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The Independent Culture
Suggs: The Lone Ranger (WEA, CD/LP/tape, out tomorrow). Bearing in mind that his former band was nicknamed the Magnificent Seven, that this album is called The Lone Ranger, and that it is co-written and co- produced by Tonto (Mike Barson, Madness's piano man), you can rest assured that Suggs is unlikely to scream at interviewers: "Forget Madness! That part of my life is history!" On "The Tune" he even slips in cheeky musical quotes from his old hits, and everywhere there are familiar characteristics: reggae beats, brass, and muttered observations that can flip from light ("A drunken busker hits the pavement sending hot dogs in the air") to dark ("Towards a broken-down bus full of people going nowhere") within a couplet. Though there's progress in the form of dub bass and trip-hoppy distortion - and while oddball re-workings of "Cecilia" and "I'm Only Sleeping" may have fans of Simon and Garfunkel and the Beatles stuffing sofa cushions in their ears - Madness devotees can rejoice. Their hero is back on the trail, with his charm, sense of humour and dignity intact. Nicholas Barber

Mick Harvey: Intoxicated Man (Mute CD/LP). Roll over Big Star, tell Nick Drake the news. This year's name to casually slip into music-related conversations is notorious Gallic boulevardier Serge Gainsbourg. Songwriting eminences as various as Black Grape's Shaun Ryder and Pulp's Jarvis Cocker acknowledge him as a formative influence, and now sometime Nick Cave sideman Mick Harvey has supplied a timely English-language introduction to his work for those who have yet to get to grips with the original French. The degenerate allure of such louche landmarks as "Sex Shop" ("Come you little harlot, tell to me how it was between the sheets ...") is by no means lost in translation. And when guest chanteuse Anita Lane supplies a suitably breathy female vocal, on "Bonnie & Clyde" and "Overseas Telegram" for example, the effect is quite exhilarating. Only when Harvey sings alone does the odd problem arise: Gainsbourg's lesser songs now sound like Pulp out-takes. Ben Thompson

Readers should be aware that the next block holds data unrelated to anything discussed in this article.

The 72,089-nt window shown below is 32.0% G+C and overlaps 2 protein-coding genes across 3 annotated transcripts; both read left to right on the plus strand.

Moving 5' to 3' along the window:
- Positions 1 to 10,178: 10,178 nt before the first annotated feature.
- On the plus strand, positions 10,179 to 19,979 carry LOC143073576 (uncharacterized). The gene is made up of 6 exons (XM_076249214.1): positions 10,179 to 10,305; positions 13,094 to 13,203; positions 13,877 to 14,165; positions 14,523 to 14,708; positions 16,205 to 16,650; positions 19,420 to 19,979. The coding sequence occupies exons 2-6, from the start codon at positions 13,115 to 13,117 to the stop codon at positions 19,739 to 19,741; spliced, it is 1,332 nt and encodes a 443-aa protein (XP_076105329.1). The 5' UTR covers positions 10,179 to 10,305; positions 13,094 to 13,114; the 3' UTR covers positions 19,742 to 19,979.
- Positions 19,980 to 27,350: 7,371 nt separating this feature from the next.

Datblygu: Wyau & Pyst = 32 Bom = 1987-90 (ankst, CD only). A timely two-for-the-price-of-one reissue of early works by the Godfathers of the current Welsh lo-fi upsurge. As title-translations like "Lardminds" and "Monkey With Scabs" suggest, the tone is dark to the point of being funereal, but mordant wit abounds and there is even the odd moment of pastoral serendipity. The Fall are an obvious reference point, but heroically embittered singer / writer David R Edwards is a distinctive and compelling voice; and not just because he is singing in a foreign language, rather than merely seeming to as Mark E Smith might. At his best, on "23" and "Dymuniadau Da" ("Intentions of Cattle"), he invokes a funny, sombre kind of magic. BT